The Uptown Express

When I was a kid growing up in Queens, we spent many weekends trekking into the city, and for us, there was only one way to get there:  the New York City subway system. We’d take the E or the F train to mid-town Manhattan. Once there, we became creatures of habit.

First, we’d go to Radio City Music Hall, where we’d take in the latest Doris Day flick, followed by a spectacular show, featuring the world-famous New York City Rockettes. Then, lunch at our favorite automat, the Horn & Hardart, where individual servings of Salisbury steak, macaroni and cheese, and warm apple pie were neatly displayed behind glass cubicles. You’d insert a few nickels in the coin-operated slot next to the food item of your choice. The door would unlock, and–voilà!–a fresh, tasty dish, piping hot from the oven, was yours for the taking.

“His Master’s Voice” was RCA’s trademark, depicting this real dog, Nipper, listening to his owner’s voice on a phonograph.

After our meal, we’d cross the street to the RCA building, where you could see a life-size version of the RCA dog, proudly listening to his “master’s voice.” How I loved that terrier and so wanted one of my own.

Sometimes, we’d stop by the Time-Life building, too, to view the photo exhibit in the lobby area.  During the holidays, we were sure to visit Rockefeller Center and gaze upon the breathtaking Christmas tree, all decked out in dazzling lights that reflected upon the skaters below. Then, there were times when we’d take the uptown express to the Metropolitan Museum of Art. I loved our trips to the city. Whenever we went, no matter where we’d go, these were magical times, indeed.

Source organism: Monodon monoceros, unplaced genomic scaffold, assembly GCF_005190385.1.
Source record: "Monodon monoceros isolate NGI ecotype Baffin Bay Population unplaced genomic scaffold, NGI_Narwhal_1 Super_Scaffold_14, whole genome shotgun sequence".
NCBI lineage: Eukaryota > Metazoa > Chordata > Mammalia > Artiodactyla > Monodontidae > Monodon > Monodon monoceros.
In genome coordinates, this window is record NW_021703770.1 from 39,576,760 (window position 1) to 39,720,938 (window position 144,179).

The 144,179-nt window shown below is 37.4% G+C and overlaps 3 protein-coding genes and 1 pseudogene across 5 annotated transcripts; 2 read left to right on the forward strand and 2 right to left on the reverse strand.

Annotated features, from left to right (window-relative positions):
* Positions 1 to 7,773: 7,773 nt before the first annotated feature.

Taking the subway was the only way to go. If you ask me, it was the fastest way to maneuver through the city. I was fascinated by the long, pitch-black tunnels that stretched from one end of the city to the other, crisscrossing it (see map), in a mad-dash attempt to keep New Yorkers, moving.  I took comfort in the whoosh of the express train as it sped through each station. The rattle and clatter as it swayed side to side, and the lights that would turn off at random moments, leaving passengers in utter darkness.  It was enough to stir the imagination of any wide-eyed child. It was more than enough to inspire me to write this poem about the subway of my youth.

Laughter From the Uptown Express

We boarded the Uptown Express,

Mother, Older Brother and me,

On a clear afternoon in November.

The train heaved from the station,

Mother sighed, closed her eyes,